SMcD: As you mentioned earlier, these kinds of interrogations are the kind of risky businesses the institutions are trying to avert. What does this mean for something like failure? Is there any room for that, and how does it fit in?

GL: Good question, a couple of years ago, after a difficult semester, I remember coming across this scientist in the 1960s who proposed ‘failure dinners’ for her students and her staff in the lab. At the end of the year, they would have a big dinner and talk about their failures. In that sense, failure is not something you sweep under the carpet but rather something that produces success if you manage it properly. So I think that a really mature relationship to failure is necessary. There needs to be a fundamental shift in how we think about it. Obviously, naming and addressing it is hard to do, but this is so because we don’t have the culture of it. This has a massive impact on how learning is organised. In our culture, learning is often organised in such an efficient stream to get the student from A to B without failure, to such an extent that sometimes it seems like there is no time or room for risk, for contemplation. So you just follow the learning outcomes, and put your energy into keeping students busy, but sometimes the real educational moment is unpredictable and only emerges in the slow-time of educational processes where interpretation can develop and where there is a risk of failure.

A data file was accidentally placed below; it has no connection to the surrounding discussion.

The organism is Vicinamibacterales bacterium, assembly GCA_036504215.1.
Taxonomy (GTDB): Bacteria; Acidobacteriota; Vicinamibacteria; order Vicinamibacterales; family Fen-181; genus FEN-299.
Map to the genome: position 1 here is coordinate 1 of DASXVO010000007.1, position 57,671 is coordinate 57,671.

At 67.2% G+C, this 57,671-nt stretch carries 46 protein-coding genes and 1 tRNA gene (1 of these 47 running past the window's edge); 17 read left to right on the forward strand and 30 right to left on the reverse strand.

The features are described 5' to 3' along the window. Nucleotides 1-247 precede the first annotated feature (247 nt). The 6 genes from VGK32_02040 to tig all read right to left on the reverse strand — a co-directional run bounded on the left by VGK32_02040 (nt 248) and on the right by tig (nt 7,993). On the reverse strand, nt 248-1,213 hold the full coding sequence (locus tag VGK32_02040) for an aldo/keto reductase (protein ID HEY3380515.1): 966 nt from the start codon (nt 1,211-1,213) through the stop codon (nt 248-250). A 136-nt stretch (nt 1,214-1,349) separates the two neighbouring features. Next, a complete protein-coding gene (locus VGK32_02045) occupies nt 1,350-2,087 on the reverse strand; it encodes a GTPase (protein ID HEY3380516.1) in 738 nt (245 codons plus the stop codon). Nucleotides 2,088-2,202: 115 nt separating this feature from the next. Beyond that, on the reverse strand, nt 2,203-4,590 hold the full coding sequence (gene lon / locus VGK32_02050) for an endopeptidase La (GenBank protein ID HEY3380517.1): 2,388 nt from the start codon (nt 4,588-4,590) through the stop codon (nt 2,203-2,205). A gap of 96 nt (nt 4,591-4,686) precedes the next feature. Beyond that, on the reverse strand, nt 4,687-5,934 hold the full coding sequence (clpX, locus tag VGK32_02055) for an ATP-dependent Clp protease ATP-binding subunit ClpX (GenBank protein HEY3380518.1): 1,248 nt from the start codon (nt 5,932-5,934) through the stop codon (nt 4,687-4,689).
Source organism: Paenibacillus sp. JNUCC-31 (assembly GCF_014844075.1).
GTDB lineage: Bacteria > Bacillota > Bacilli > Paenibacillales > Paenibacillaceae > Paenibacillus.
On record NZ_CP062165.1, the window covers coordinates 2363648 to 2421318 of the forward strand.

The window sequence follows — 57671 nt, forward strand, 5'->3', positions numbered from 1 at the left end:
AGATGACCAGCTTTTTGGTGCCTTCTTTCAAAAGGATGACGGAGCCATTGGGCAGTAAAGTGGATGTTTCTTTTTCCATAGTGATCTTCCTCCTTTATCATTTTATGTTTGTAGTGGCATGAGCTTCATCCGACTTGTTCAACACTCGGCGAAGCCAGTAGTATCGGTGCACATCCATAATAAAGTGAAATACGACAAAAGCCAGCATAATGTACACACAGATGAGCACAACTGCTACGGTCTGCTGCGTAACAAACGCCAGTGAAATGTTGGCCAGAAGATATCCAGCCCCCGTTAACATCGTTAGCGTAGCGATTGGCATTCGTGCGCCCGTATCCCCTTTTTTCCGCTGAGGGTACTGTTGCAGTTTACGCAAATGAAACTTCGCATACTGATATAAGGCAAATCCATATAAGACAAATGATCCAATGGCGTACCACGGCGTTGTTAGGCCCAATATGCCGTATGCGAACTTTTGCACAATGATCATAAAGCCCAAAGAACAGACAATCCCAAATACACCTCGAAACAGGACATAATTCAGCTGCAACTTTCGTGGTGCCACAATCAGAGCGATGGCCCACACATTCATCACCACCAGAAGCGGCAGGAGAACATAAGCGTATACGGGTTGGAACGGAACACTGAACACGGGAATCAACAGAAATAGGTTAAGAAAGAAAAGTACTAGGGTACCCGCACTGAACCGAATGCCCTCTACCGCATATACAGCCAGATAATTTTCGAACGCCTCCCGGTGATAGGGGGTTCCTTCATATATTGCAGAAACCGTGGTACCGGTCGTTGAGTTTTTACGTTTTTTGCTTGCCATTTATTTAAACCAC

On learning outcomes, the limits of instructions, space for interpretation, and The Beautiful Risk of Education: 

SMcD: How does this tie in with assessment?

GL: Gert Biesta writes about this in his book, The Beautiful Risk of Education1 where he argues that the learning outcomes in some educational programs have become so prescriptive, and students are so used to following an assessment brief and doing exactly what you tell them to do, that they often struggle with the complexity and agency that interpretation requires. For Biesta, educational risk is built into the interpretive process, and if you get rid of that, you get rid of education. So, I guess we need to build the time for complexity and interpretation into our curricular and assessment procedures, alongside the demands for efficiency and effectiveness.

Footnotes and references
  1. Biesta, Gert. The Beautiful Risk of Education. London: Taylor & Francis, 2016.[]